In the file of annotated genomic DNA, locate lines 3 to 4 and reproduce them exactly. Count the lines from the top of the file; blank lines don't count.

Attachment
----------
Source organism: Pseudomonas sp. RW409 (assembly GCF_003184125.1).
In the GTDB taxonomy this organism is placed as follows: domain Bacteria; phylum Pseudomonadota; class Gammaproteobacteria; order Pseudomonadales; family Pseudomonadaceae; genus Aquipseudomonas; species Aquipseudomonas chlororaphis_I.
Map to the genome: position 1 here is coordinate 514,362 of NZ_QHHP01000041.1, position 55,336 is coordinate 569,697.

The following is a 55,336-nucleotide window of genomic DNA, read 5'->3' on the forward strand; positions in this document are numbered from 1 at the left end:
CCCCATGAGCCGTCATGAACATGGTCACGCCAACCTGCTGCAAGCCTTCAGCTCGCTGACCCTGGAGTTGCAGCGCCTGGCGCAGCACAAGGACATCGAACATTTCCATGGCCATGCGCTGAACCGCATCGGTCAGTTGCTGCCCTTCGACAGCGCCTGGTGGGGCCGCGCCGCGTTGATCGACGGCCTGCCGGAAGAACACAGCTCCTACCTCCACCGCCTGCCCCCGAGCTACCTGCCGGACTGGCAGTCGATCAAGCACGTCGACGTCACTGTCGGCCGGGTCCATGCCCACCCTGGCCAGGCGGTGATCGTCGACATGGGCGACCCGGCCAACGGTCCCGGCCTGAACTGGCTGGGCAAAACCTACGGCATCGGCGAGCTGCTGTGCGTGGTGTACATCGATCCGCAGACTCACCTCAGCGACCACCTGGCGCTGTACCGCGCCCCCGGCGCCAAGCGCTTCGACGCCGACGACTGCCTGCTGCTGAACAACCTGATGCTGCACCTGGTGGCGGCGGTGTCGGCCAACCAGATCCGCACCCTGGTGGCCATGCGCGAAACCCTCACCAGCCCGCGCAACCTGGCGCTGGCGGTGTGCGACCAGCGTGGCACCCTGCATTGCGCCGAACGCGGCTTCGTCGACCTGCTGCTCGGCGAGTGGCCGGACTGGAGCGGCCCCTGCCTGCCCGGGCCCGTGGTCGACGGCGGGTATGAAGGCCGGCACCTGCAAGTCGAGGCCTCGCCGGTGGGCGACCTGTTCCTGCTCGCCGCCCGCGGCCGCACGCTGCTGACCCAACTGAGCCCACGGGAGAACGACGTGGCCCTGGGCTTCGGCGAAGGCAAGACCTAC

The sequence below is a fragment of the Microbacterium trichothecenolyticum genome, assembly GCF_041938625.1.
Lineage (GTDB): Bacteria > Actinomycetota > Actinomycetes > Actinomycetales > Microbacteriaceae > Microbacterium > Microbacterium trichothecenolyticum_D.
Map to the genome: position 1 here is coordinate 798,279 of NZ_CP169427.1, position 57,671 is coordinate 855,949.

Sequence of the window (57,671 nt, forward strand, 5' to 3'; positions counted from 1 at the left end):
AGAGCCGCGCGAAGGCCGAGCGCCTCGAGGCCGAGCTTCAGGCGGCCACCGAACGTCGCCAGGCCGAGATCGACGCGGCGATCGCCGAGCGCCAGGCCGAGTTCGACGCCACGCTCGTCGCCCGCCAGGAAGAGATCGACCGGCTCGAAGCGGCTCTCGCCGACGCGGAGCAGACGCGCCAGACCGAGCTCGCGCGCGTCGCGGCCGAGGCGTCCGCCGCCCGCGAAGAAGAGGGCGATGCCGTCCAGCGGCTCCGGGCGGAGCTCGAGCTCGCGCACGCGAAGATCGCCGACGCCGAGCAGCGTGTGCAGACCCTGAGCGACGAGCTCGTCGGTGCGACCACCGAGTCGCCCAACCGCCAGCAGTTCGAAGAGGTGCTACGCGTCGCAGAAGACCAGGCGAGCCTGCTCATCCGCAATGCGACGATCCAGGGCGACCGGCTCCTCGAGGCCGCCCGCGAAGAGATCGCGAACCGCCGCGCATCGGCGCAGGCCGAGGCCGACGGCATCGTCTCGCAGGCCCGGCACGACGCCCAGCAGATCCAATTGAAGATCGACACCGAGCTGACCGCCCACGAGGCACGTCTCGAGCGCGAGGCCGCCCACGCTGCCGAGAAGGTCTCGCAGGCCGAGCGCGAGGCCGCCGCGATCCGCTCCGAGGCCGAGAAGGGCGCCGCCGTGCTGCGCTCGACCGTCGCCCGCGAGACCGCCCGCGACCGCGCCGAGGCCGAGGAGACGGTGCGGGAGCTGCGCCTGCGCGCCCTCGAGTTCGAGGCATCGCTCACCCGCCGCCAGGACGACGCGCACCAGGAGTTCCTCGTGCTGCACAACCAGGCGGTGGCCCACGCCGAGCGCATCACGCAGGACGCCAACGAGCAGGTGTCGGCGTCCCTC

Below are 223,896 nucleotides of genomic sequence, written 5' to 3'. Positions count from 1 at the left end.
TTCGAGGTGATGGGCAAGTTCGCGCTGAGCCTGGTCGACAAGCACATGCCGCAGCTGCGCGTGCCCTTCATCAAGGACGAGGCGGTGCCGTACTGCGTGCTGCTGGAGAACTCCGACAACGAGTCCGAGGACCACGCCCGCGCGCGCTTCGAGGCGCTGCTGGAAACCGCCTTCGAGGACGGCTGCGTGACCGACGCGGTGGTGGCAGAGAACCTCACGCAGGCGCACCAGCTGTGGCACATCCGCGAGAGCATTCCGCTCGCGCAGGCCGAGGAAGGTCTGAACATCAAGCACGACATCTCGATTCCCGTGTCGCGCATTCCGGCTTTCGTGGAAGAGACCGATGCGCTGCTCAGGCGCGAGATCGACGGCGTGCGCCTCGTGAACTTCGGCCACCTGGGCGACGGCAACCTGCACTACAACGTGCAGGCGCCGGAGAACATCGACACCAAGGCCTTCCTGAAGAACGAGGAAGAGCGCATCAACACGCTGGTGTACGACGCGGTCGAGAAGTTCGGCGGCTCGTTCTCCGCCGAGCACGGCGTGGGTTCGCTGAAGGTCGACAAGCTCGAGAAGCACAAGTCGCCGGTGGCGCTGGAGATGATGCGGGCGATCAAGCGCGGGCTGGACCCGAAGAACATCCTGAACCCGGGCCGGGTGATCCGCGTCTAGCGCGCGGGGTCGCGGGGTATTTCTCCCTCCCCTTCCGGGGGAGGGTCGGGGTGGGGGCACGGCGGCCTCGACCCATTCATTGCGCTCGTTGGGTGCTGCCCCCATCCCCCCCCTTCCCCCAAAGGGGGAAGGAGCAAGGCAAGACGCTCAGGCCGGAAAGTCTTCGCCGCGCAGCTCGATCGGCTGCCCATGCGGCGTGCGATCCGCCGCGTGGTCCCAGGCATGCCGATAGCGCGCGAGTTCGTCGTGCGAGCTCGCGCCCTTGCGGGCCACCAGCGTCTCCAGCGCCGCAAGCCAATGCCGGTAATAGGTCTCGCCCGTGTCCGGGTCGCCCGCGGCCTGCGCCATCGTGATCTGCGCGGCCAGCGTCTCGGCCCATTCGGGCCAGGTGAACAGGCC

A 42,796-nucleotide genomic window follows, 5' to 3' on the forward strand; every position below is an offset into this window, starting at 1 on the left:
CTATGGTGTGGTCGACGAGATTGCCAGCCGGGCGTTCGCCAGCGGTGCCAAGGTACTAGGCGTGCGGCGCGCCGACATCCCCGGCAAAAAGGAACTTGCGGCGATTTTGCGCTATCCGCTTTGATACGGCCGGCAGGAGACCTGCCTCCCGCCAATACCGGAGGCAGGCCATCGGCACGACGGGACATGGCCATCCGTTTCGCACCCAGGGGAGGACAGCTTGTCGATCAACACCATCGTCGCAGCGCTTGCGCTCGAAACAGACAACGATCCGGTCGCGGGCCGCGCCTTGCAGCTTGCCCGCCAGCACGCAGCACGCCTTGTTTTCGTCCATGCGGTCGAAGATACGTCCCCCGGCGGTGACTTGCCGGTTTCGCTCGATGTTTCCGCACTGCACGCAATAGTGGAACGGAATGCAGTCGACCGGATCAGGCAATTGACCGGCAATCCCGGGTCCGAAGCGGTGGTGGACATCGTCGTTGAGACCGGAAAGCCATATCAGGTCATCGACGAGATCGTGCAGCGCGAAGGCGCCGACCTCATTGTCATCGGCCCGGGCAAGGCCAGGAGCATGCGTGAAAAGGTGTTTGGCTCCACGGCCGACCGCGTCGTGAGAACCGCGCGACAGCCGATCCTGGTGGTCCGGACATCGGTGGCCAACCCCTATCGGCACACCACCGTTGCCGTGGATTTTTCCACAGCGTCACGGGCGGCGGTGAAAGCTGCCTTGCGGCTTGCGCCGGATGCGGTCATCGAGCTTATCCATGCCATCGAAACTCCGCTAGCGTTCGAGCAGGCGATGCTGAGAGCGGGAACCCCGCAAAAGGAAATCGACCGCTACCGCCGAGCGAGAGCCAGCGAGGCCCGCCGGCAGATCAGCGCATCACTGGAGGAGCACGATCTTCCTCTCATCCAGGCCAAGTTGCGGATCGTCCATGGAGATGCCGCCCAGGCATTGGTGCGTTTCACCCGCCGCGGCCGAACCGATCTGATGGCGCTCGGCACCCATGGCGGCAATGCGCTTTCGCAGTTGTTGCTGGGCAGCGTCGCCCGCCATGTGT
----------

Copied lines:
Map to the genome: position 1 here is coordinate 514,362 of NZ_QHHP01000041.1, position 55,336 is coordinate 569,697.

The following is a 55,336-nucleotide window of genomic DNA, read 5'->3' on the forward strand; positions in this document are numbered from 1 at the left end: